Continue Reading

Business Civil Code of Quebec Quebec Court of Appeal Rulings

Appeal court overturns $5.6 million award

A lower court ruling that awarded $5.6 million to a vessel fleet operator was overturned by the Quebec Court of Appeal after it held that the trial judge erred by applying the Civil Code of Quebec to settle a dispute instead of Canadian maritime law.

In a majority decision, the appeal court held that disputes concerning the repair and supply of engine parts to a ship is subject to Canadian maritime law, and therefore common law rules apply rather than civil law rules of delictual liability. As Canadian maritime law applies, the appeal court reaffirms it is the common law of contract and tort that applies to these cases.

The ruling, met with a sigh of relief by the maritime business world, dispels confusion and uncertainty engendered by the lower court ruling as it reaffirms that Canadian maritime law applies uniformly across Canada and “ousts” the application of provincial law, according to maritime lawyers.…

Continue Reading

Access to justice Barreau du Quebec Quebec

Free legal advice provided this weekend by Young Bar of Montreal

The Young Bar of Montreal will provide free legal advice by telephone this weekend. Volunteer lawyers and notaries will be available to answer questions on a wide range of subjects, from consumer to family law to labour to the management of estates.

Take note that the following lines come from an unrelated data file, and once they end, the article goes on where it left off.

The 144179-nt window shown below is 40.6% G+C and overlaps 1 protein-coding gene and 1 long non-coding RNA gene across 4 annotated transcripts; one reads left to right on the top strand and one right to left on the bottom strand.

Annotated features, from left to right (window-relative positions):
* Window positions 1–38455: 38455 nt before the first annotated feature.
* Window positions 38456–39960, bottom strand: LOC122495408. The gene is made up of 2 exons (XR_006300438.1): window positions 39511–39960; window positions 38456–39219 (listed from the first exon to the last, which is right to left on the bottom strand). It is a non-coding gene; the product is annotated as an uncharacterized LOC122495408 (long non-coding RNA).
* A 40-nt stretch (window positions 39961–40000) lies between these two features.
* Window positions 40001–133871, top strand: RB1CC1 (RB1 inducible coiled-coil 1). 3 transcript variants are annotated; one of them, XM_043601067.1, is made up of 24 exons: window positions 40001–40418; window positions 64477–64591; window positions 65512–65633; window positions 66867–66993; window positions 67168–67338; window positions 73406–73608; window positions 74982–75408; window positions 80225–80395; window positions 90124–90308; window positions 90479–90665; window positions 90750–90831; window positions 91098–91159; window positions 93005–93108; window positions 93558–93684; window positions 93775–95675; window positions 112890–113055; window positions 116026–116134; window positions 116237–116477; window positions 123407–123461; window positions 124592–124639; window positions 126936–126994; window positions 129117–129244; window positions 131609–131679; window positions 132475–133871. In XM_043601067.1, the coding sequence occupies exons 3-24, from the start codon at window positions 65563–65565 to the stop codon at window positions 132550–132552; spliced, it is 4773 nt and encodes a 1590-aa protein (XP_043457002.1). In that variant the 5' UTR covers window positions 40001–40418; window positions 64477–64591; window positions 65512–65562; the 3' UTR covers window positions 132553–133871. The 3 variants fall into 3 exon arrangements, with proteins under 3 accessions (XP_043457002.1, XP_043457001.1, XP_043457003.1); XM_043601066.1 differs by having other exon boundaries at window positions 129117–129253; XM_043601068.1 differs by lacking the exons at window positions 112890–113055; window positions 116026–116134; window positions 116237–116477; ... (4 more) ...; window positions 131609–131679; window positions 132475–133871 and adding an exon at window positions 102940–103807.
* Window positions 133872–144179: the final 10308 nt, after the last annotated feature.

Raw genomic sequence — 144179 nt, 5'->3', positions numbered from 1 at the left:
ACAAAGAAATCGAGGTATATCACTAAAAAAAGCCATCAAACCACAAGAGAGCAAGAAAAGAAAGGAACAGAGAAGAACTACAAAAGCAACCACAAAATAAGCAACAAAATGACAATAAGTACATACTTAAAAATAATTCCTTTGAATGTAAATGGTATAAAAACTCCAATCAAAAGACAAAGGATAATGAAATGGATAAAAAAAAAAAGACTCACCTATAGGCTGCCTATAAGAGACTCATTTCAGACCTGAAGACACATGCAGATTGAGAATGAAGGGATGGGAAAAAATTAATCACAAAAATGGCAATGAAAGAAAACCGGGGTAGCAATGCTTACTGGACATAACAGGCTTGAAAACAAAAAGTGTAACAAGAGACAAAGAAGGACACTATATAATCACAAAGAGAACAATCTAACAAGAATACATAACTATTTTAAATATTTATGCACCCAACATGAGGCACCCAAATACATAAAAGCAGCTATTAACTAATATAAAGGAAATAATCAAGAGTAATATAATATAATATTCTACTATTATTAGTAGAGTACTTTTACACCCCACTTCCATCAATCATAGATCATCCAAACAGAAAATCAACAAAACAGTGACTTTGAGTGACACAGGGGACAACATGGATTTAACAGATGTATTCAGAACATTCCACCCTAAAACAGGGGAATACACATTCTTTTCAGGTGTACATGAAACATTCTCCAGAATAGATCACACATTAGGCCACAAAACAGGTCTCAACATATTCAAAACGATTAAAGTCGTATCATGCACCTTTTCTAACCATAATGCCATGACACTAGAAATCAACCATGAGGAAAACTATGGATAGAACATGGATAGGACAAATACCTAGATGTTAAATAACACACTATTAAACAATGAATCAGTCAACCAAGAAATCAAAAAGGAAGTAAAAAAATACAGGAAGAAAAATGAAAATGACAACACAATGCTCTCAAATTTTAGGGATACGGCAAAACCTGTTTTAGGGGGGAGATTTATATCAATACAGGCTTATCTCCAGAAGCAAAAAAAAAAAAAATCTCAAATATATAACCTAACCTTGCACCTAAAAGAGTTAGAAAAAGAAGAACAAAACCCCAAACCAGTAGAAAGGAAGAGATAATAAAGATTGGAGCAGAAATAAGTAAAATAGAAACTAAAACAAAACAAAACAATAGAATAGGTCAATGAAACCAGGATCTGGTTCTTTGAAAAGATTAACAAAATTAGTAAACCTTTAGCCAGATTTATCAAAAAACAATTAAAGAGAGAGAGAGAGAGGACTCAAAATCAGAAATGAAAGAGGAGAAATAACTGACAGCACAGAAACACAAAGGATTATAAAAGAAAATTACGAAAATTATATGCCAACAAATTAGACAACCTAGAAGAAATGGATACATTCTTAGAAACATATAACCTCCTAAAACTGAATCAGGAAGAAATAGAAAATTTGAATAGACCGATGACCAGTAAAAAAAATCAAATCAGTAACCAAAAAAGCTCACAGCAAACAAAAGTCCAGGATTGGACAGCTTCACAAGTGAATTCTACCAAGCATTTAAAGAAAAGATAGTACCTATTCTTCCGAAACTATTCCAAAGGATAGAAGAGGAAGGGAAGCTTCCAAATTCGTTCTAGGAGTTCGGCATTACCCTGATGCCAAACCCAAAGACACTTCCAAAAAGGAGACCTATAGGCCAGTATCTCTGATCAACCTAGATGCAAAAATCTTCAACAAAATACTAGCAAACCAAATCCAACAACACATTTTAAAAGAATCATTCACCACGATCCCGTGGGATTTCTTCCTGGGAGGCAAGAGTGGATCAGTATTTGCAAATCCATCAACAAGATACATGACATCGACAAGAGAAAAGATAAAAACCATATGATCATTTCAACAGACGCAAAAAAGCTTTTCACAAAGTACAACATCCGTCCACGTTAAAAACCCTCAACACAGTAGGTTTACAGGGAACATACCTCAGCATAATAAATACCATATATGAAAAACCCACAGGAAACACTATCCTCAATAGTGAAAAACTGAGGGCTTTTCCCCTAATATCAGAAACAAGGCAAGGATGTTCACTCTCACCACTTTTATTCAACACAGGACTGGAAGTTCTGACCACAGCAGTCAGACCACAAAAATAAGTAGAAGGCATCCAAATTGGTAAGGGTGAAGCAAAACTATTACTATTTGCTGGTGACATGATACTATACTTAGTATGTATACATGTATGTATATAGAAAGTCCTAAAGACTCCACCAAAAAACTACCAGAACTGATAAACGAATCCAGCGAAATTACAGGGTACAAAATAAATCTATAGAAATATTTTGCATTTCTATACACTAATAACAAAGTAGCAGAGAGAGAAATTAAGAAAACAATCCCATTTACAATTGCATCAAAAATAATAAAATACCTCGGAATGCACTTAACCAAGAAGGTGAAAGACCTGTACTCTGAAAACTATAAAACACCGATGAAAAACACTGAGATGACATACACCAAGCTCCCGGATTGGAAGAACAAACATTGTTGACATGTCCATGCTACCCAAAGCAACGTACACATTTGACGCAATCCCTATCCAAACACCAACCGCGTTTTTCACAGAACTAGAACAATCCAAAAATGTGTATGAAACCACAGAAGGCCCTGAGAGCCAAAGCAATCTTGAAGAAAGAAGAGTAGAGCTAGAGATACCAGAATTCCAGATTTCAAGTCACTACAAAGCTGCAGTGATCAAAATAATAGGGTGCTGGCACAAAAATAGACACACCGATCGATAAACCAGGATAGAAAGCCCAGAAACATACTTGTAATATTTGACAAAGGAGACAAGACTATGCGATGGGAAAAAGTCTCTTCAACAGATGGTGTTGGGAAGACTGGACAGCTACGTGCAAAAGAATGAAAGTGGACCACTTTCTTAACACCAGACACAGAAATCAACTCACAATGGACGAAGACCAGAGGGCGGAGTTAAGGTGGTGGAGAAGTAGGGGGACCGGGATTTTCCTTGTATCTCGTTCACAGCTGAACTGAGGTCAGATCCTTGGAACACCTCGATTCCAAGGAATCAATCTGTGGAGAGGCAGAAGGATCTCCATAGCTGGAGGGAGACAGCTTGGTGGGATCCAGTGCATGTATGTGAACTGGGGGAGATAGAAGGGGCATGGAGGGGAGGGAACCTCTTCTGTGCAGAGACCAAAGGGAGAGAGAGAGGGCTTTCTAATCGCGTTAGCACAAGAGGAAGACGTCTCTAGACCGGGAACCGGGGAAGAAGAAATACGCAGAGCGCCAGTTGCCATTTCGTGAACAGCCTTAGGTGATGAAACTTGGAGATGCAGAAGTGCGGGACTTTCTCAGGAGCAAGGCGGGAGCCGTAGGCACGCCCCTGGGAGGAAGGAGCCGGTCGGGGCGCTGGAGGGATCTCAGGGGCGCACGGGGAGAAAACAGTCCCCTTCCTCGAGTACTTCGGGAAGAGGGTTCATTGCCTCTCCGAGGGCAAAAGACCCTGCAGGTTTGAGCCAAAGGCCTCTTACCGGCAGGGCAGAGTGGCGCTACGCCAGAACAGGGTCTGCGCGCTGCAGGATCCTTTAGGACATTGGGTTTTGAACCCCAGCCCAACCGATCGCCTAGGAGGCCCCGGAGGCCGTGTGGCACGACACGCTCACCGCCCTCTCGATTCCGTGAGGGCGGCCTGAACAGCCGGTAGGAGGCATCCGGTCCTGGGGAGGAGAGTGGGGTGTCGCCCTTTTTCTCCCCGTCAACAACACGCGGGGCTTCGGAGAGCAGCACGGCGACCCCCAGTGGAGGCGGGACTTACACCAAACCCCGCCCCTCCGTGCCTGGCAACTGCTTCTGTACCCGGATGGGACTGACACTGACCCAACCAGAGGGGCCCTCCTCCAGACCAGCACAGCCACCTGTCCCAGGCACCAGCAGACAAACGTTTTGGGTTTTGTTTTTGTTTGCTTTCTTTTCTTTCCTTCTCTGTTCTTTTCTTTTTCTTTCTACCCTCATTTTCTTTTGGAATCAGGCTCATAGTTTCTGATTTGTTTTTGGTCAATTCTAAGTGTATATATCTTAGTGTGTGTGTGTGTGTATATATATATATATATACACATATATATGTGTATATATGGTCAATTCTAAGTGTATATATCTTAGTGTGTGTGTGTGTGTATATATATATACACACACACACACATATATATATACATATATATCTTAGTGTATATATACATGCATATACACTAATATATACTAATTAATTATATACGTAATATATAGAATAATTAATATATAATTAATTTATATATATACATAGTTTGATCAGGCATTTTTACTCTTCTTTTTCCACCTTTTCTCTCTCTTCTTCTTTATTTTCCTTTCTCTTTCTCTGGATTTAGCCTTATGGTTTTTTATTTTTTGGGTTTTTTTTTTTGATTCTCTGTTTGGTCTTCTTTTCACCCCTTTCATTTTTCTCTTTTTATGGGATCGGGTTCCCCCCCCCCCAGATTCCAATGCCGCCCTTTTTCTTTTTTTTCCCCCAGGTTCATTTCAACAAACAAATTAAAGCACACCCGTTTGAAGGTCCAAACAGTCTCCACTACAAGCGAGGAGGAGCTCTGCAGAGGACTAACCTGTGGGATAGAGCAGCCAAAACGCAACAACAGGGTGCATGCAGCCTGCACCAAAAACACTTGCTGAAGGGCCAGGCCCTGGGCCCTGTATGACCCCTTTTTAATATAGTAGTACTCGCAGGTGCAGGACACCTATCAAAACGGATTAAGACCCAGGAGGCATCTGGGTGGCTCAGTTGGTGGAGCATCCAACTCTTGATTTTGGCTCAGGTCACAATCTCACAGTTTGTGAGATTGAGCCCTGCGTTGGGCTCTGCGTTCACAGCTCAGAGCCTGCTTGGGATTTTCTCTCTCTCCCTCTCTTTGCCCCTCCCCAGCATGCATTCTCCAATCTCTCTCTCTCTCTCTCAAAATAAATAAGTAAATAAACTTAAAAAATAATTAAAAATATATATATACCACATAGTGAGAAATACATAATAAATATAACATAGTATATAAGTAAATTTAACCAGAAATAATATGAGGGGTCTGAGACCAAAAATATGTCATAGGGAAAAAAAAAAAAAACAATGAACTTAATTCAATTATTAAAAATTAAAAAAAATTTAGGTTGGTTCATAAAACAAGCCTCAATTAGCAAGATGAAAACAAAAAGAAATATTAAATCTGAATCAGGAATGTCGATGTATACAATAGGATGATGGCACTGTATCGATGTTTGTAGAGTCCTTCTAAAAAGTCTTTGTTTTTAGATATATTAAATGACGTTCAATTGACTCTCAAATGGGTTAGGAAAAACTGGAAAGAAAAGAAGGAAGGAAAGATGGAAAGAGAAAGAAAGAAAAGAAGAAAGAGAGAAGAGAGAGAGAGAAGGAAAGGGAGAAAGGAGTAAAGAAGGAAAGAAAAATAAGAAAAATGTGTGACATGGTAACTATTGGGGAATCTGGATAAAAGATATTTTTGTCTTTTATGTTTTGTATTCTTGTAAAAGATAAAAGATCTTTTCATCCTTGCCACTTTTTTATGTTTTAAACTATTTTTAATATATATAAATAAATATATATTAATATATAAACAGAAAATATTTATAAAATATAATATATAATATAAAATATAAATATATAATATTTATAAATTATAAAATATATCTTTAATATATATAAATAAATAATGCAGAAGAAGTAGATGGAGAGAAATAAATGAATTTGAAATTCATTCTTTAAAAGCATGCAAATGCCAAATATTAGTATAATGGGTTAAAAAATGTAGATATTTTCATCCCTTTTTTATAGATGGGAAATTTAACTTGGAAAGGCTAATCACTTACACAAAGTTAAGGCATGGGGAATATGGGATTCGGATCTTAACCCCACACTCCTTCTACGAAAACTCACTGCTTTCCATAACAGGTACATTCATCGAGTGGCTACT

People can call the hotline at 1 844-779-6232 on Saturday, October 14th and Sunday, October 15th from 9:00 to 16:30.

“The Clinic is an efficient and accessible service for all that allows us to respond to the growing needs of the community when it comes to justice," said Sophia Rossi, president of the Young Bar of Montreal, adding that she hopes to offer this service more frequently. The Bar has 5,000 members, composed of lawyers with ten years and less of practice.

The 29th edition of the “Legal Helpline” is an initiative conducted in partnership with the Barreau du Québec and the Centre d’accès à l’information Juridique (CAIJ).

“The activity, which is very much appreciated by our fellow Quebeckers, provides access to justice and, year after year, has proven to be an event not to be missed," said Paul-Matthieu Grondin, president of the Québec Bar.…